It thankfully hasn’t been too long a wait between the penultimate and final episodes of The Minister of Chance – the hit online sonic movie with superb production values and a world-class cast that we have been covering since shortly after its inception.
The cliffhanger to episode four left our mouths agape, and we’re pleased to say that the fifty-minute resolution (entitled In a Bark on the River Hex) doesn’t disappoint!
It’s getting harder and harder to review the series without giving away major spoilers, so if you haven’t already jumped on board, you should do so now by downloading the entire first series from the Minister of Chance website (the season finale will be available shortly). For a brief précis of the plot, see our reviews of the opening episodes, plus three and four.
For the uninitiated, The Minister of Chance has the sound and feel of epic poetry – involving tales of heroism, warring nations and good and bad supernatural agents – the sort of story that would have been recited aloud to audiences in ancient times and is perfect for audio drama as it sucks you in through intriguing storytelling. Writer Dan Freeman has injected a science-fiction element, but the lyricism of the dialogue and the complex, interweaving storylines wash over you like a modern day Homeric legend. There’s even a bit in this final episode in which the Minister and Kitty journey across a river to a very strange land that has echoes of Odysseus’ descent into the Underworld.
Cue a great cameo appearance by Jed Brophy as their talkative tour guide, and an ebullient turn by fellow newcomer Philip Glenister on the other side!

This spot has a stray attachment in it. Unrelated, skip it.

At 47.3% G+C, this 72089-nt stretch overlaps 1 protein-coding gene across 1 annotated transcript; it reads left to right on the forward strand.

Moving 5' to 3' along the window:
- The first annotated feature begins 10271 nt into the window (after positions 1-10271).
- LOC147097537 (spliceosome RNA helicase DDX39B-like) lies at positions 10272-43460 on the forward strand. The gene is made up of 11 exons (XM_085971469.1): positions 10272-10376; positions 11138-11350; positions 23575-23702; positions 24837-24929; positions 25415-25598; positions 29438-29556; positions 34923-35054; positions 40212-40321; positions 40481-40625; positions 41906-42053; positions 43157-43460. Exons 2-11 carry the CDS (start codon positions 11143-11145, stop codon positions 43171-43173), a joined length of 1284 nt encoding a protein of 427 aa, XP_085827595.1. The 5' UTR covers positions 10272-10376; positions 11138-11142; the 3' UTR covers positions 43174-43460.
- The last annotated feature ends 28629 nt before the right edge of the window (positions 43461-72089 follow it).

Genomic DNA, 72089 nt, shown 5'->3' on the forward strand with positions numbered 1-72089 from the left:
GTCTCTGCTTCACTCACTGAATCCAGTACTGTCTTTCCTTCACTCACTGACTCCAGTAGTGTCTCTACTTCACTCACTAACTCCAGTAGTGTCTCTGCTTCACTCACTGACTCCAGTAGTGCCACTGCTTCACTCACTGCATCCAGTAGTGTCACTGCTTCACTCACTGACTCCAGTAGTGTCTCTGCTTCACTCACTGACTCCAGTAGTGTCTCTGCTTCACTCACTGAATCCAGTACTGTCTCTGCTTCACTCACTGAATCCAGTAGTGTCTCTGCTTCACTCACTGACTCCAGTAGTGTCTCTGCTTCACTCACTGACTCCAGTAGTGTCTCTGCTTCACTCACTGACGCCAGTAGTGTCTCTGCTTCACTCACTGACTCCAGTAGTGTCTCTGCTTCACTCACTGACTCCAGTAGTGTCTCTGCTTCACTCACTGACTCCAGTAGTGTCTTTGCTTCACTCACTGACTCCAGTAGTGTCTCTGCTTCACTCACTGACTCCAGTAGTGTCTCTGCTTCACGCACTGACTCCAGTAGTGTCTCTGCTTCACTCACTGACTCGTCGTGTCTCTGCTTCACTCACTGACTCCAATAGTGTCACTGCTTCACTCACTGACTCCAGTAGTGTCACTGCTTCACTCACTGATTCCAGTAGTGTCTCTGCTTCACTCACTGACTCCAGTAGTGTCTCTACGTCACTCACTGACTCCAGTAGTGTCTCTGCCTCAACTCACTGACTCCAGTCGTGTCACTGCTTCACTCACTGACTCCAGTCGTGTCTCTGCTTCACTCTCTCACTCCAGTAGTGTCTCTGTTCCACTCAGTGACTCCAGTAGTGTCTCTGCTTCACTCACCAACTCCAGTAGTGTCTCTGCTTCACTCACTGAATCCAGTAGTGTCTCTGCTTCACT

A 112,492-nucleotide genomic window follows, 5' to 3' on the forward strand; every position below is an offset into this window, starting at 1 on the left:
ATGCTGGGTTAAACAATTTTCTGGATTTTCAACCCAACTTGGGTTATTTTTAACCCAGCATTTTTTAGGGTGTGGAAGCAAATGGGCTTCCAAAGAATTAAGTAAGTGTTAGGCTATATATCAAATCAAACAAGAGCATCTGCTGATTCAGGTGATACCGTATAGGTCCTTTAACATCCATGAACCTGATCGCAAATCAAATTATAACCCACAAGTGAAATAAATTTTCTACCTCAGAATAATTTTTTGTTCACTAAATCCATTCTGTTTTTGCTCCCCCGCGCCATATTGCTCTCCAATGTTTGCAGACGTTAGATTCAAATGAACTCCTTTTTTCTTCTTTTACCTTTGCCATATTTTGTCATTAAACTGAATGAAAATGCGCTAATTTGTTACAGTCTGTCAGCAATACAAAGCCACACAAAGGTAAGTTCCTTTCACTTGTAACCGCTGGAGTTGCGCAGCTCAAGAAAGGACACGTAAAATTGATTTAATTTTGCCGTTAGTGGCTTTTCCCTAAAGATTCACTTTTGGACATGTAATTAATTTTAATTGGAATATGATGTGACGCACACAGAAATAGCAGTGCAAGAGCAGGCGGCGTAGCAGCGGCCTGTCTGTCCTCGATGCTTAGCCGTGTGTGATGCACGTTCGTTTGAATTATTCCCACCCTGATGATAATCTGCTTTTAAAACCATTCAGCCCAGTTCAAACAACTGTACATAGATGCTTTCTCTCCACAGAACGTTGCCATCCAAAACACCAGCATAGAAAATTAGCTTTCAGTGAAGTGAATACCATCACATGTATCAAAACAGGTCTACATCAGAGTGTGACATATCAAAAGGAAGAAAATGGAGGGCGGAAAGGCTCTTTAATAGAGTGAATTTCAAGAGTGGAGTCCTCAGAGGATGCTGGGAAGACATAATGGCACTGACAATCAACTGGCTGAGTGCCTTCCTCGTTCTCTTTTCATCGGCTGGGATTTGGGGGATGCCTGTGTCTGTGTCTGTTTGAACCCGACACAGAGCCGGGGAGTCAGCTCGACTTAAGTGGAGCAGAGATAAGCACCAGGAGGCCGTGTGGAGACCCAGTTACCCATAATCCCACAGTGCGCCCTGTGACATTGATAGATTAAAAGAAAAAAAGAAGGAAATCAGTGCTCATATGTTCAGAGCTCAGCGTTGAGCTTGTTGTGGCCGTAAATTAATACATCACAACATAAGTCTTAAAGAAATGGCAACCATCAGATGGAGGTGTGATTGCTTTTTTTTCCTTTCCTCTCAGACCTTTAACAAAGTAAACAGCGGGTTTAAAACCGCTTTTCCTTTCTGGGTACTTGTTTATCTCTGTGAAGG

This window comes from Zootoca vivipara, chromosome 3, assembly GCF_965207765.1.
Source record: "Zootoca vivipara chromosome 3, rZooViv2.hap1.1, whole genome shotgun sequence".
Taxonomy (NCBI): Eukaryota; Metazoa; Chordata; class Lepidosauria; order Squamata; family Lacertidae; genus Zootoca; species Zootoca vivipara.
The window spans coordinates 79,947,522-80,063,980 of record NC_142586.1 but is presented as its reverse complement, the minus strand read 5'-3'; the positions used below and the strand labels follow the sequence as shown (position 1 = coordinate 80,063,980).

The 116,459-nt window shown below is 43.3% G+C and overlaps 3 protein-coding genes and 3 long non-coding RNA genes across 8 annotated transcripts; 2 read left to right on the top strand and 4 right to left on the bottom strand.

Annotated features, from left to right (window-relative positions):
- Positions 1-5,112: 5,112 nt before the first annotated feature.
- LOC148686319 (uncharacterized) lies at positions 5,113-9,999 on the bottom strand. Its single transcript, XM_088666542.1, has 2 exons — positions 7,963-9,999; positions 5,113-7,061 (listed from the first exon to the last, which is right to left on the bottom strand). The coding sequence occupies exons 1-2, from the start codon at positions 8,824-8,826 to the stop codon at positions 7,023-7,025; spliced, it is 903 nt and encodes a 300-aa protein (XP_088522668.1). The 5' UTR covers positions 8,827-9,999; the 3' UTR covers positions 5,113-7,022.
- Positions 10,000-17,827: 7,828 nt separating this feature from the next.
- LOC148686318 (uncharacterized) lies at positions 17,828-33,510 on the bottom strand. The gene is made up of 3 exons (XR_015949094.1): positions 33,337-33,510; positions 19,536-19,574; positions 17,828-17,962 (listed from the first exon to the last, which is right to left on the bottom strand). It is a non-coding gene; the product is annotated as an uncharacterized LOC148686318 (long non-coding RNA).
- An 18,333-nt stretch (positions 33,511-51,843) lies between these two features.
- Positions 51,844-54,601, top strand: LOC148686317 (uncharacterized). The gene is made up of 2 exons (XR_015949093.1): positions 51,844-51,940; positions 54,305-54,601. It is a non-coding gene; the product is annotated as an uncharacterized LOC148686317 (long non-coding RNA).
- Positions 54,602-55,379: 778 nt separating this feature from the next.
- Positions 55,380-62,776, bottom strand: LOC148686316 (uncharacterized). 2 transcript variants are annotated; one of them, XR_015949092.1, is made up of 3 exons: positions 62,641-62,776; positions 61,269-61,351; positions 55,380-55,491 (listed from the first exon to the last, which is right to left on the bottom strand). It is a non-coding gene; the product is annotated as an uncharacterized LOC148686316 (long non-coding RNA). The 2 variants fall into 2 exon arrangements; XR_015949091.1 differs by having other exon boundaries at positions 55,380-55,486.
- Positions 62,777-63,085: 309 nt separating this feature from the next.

All of the actors fit their parts perfectly, but it’s those that have survived from the first episode that audiences have the most emotional investment in. Paul Darrow has impressed us from the very start of the series for his turn as General Rathen, the witty and sardonic baddie who has for the most part played second fiddle to Paul McGann’s smooth-talking Tony Blair-like Durian (a similarity that is deliberate and unmistakable!). In the final episode, Darrow doesn’t so much shine as turn supernova, and his performance is indicative of the evident relish he must feel playing a brilliantly written part tailored to his strengths. Rathen is Darrow at his finest, up there with his memorable star turn as Kerr Avon, the antihero of Blake’s 7.
Lauren Crace has also impressed us throughout the series, and she’s pitch perfect again as Kitty, the unlikely heroine with a delightful potty mouth who gives us laughs aplenty as she tosses crude epithets at Julian Wadham’s stuffy Minister. We learn a little more about her backstory too – with another twist you probably won’t see coming! The Minister and Kitty are a great combination of contrasting styles, and the strongest pairing in the series.
It’s been an epic journey, but whilst all good things come to an end, we doubt that this is the last we’ve seen of the Minister. With such a rich world, strongly-drawn characters and adaptable format, there are, we feel, a multitude more stories of the Minister’s (and dare we hope Kitty’s?) exploits to tell. It’s a series that has every potential to run and run and adapt to any medium.
For more information on the series visit the Minister of Chance website, or visit executive producer Clare Eden’s blog and check out her interviews with members of the cast and crew. Twitter fans can follow @MinisterChance.